Then she added: “Singing is a way of raising the spirits of the listeners when they are happy and when they are sad. If my musical words can raise the spirit of any who hear me, I will be so happy. Winning is nice, but having your music influence others is my greatest hope.”

As you can imagine, at 3 a.m. Sunday when the results were announced, Israelis were ecstatic. Similar to their joy for basketball championships, they jumped into the pool in front of Tel Aviv City Hall. The TV showed their faces, and even some middle-agers were in the pool.

I live in Jerusalem, so I was not able to make it there. But I felt just like them.

In 1978 and 1979, there was a different voting system and less hate for Israel. The two winners won the votes of the competing countries, which was the way it was done 40 years ago.

In recent years, good Israeli performers have lost because they are Israelis. In addition to a panel for each country’s vote, there is now a popular vote from the citizens of all the competitors.

On Saturday night, Israel was behind as the initial tallies were announced — but then came the popular vote, and our Netta won overwhelmingly.

Because I cannot really describe a singer’s performances, you will have to watch her song “Toy” online.

Jerusalem Day, Sunday, May 13, marks 51 years since Jerusalem became one again.

At 3 in the afternoon, 45,000 people will march through the streets of Jerusalem, waving Israeli flags.

It is now a tradition; they march to the Kotel. That sacred space is filled with young and old, who show the world that this is our city, our eternal capital.

Monday, May 14, the United States officially moves its embassy from Tel Aviv to Jerusalem.

The partition plan that passed Nov. 29, 1947, specified that Jerusalem would be an international city, not a capital for anyone. But David Ben-Gurion in 1949 made it clear to whom Jerusalem belonged. He moved the Knesset and all the offices of the government to Jerusalem.

The United Nations threatened him, but he knew what the center of Israel was and is: Jerusalem. No other city in Israel would suffice.

At times the past 70 years some countries have had their embassies in Jerusalem. But country after country left Jerusalem in recent years and moved their embassies to other cities, many Tel Aviv. The United States set up shop in Tel Aviv in 1948 and remained there — until now.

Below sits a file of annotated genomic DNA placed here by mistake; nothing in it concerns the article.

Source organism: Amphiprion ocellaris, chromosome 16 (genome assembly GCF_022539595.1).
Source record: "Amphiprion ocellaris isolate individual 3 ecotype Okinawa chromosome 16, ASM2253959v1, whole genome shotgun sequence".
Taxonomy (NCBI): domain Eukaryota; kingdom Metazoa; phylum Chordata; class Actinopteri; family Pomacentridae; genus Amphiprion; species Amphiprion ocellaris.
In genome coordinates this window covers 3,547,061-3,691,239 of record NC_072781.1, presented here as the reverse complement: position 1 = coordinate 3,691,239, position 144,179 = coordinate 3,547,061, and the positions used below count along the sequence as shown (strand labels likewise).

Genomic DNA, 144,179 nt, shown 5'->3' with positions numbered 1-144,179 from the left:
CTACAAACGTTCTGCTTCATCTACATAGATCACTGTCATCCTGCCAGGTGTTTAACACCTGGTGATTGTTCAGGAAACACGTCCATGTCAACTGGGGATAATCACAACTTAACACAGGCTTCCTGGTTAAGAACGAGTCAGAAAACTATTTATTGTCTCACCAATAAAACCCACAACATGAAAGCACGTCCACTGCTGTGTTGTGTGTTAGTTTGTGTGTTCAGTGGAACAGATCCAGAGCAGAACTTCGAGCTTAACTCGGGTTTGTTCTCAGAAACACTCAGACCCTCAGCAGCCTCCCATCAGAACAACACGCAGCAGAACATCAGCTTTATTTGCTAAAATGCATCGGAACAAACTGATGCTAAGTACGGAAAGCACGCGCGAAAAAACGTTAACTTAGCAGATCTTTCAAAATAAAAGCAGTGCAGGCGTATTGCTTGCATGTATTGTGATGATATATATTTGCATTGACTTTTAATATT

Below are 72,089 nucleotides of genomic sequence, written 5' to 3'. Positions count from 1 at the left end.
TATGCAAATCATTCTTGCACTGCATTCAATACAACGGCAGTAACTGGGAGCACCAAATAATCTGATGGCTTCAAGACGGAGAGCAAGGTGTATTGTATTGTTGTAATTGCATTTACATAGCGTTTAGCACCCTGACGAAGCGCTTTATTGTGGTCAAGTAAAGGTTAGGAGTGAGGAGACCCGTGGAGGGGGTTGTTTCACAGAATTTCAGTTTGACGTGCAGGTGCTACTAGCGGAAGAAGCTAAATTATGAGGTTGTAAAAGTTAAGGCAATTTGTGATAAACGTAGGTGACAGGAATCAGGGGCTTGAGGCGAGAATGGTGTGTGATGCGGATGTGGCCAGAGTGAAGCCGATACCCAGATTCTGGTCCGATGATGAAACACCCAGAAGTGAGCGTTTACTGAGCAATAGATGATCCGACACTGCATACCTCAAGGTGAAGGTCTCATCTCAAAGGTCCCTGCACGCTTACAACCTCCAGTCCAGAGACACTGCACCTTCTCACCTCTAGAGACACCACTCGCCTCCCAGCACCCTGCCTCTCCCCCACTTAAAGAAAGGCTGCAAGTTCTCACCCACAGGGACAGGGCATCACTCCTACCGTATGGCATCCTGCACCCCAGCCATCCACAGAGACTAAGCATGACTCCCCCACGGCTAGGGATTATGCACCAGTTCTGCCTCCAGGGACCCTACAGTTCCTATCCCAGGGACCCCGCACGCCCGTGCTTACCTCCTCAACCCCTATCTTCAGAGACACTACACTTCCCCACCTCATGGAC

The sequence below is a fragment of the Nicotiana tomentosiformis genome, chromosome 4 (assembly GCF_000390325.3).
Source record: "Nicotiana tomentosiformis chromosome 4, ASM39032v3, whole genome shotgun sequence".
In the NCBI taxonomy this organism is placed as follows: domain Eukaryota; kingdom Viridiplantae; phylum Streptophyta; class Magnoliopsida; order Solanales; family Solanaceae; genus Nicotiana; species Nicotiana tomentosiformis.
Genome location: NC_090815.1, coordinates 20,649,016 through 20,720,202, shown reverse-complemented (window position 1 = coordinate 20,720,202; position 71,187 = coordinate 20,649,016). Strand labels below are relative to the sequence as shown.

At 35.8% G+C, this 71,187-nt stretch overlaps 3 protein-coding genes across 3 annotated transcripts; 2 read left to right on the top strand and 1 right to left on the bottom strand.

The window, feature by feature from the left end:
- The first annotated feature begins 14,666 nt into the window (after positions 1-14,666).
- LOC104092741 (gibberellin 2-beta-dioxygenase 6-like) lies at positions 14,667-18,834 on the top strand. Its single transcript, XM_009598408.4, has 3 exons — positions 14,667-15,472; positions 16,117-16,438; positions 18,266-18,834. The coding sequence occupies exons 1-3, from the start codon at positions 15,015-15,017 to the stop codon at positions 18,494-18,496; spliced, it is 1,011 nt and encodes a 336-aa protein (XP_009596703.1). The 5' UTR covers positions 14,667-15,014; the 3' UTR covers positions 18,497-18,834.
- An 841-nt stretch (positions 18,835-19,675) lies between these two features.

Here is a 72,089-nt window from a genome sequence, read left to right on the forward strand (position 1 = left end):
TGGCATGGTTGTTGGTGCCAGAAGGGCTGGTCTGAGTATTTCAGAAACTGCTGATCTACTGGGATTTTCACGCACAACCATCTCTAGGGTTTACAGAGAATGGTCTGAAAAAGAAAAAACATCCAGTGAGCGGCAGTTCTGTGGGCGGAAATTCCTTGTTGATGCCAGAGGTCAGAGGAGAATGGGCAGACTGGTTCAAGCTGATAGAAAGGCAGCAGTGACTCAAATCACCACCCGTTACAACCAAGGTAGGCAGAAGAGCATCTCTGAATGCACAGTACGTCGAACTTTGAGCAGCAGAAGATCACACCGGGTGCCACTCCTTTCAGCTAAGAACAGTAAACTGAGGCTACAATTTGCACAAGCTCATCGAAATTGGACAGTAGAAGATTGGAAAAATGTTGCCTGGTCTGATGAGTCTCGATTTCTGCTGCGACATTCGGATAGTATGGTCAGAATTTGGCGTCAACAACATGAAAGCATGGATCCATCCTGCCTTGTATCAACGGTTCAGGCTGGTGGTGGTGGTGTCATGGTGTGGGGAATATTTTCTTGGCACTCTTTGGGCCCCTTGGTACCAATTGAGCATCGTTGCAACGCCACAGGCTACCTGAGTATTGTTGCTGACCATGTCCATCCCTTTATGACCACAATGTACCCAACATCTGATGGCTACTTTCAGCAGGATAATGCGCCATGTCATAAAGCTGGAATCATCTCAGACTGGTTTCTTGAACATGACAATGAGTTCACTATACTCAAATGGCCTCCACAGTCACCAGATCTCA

Many American presidents promised in their campaigns to move the embassy. Each one bowed to Arab pressure, U.N. pressure and European pressure and kept the embassy in Tel Aviv.

President Donald Trump promised and delivered.

Recent Israeli analyses as to why it has happened so smoothly credit U.S. Ambassador David Friedman. He is a practicing Jew. His father was a noted Conservative rabbi. People have criticized him for some of his opinions, but when it came to Jerusalem, he knew he had to complete what others proposed and failed to do.

He and the president would not bow to any outside criticism. As they say, this was a done deal, and Monday, on your TV or the Internet, you can bear witness to this great moment in the history of our nation and our people.

Like you, I can only watch the celebration and official move on TV because I do not have any credentials that would permit me to have a ticket. I will watch a nes (miracle) that I never expected when I listened to my zaydie, Rav Tuvia Geffen, speak at Shearith Israel on May 15, 1948, the day after Israel was born.

This afternoon of Jerusalem Day, TV has built up my enthusiasm, so I might work my way through the crowds to go to the Kotel. If I do, I will write about it so you also can feel what the ruach (spirit) and happiness are in our eternal capital and at our Wall, where the Holy Temple stood. What a day, never to be forgotten.